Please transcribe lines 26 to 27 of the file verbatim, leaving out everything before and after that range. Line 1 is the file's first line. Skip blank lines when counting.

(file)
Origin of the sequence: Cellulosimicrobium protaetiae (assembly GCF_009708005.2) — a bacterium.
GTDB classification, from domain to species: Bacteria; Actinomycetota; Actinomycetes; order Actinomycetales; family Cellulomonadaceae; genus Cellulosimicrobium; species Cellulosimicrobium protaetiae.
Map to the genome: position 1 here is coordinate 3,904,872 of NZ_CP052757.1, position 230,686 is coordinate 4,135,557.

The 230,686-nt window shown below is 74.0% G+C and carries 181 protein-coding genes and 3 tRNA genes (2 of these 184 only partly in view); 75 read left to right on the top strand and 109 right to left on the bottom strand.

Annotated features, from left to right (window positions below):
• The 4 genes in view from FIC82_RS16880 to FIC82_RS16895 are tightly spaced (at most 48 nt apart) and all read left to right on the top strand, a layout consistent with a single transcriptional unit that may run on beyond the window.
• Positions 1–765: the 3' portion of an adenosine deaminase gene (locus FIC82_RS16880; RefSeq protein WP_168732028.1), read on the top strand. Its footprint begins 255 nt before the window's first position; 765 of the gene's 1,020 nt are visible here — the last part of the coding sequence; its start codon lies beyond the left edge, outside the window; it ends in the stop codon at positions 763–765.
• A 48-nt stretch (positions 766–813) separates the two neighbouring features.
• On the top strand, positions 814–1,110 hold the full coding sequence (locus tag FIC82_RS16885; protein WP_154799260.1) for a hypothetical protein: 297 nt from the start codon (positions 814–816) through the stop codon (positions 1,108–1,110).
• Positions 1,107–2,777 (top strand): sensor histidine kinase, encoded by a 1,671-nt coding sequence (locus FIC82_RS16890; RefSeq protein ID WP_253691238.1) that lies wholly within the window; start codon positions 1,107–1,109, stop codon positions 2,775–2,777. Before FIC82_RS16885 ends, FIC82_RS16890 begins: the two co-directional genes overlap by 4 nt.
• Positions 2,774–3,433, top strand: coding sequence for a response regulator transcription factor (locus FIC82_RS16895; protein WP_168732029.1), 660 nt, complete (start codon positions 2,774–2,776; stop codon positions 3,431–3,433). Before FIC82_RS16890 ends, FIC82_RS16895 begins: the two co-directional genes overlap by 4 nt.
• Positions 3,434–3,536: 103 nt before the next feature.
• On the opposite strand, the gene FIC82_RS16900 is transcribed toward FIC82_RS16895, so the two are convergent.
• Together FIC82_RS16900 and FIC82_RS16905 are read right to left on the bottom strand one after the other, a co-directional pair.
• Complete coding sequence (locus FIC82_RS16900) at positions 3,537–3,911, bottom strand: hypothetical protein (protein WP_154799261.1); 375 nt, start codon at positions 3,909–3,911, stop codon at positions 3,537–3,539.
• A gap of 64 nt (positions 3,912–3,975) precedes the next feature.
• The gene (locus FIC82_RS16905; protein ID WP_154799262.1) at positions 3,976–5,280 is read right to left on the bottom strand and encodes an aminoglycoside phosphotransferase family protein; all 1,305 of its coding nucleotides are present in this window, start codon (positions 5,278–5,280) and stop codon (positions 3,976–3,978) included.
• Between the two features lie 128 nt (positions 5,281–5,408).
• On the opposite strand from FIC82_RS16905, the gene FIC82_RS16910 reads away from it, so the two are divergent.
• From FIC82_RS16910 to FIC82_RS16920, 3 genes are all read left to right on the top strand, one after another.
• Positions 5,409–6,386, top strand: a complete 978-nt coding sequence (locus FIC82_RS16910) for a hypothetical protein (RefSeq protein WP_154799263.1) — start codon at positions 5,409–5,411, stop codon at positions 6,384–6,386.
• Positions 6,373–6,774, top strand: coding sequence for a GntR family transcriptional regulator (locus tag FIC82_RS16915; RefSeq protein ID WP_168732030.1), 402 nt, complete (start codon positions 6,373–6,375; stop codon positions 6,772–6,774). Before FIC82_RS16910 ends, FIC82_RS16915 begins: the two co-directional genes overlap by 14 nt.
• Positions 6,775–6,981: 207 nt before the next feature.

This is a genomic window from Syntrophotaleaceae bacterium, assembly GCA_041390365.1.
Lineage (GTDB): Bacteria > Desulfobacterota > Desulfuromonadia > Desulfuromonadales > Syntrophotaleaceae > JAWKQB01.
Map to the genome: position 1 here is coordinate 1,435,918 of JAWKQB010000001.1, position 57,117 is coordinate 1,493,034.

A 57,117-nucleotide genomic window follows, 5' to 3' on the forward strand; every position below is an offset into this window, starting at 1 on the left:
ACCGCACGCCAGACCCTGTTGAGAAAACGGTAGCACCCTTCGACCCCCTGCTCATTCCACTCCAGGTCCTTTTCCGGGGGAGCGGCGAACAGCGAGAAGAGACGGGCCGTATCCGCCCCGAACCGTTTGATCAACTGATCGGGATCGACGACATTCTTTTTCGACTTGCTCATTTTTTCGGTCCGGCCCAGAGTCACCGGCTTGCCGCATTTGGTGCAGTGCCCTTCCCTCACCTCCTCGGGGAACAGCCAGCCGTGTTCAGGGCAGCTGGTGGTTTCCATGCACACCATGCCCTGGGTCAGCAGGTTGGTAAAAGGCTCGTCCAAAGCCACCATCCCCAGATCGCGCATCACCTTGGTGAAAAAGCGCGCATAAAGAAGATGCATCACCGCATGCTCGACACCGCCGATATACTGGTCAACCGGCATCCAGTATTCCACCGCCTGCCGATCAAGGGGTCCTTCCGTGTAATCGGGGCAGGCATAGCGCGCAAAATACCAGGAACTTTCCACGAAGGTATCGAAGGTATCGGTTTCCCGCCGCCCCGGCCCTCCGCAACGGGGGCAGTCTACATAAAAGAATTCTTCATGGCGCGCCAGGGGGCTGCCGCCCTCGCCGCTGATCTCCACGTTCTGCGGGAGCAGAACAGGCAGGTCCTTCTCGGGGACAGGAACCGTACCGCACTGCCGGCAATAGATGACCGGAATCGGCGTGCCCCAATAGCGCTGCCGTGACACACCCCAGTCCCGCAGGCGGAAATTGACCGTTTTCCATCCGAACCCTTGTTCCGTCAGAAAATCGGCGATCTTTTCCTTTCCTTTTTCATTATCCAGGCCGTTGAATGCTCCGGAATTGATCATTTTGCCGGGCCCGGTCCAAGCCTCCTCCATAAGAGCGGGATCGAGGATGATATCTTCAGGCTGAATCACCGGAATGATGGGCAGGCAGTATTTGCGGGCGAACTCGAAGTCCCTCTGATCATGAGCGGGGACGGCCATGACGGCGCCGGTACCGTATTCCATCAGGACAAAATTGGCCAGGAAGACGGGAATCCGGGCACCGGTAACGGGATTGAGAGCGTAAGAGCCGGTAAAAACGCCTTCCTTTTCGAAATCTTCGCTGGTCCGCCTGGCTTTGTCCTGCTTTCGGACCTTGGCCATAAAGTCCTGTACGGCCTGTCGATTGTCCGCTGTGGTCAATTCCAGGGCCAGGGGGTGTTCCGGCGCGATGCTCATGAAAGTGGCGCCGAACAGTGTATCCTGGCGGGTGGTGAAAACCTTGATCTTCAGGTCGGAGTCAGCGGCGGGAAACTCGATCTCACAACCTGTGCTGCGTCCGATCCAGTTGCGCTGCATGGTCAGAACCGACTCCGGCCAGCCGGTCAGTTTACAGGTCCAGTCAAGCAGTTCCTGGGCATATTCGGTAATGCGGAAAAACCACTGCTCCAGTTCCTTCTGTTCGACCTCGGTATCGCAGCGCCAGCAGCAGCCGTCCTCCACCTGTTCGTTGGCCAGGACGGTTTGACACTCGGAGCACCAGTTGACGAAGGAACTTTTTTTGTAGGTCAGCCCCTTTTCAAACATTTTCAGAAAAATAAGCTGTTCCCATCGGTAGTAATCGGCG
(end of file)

Map to the genome: position 1 here is coordinate 1,435,918 of JAWKQB010000001.1, position 57,117 is coordinate 1,493,034.

A 57,117-nucleotide genomic window follows, 5' to 3' on the forward strand; every position below is an offset into this window, starting at 1 on the left: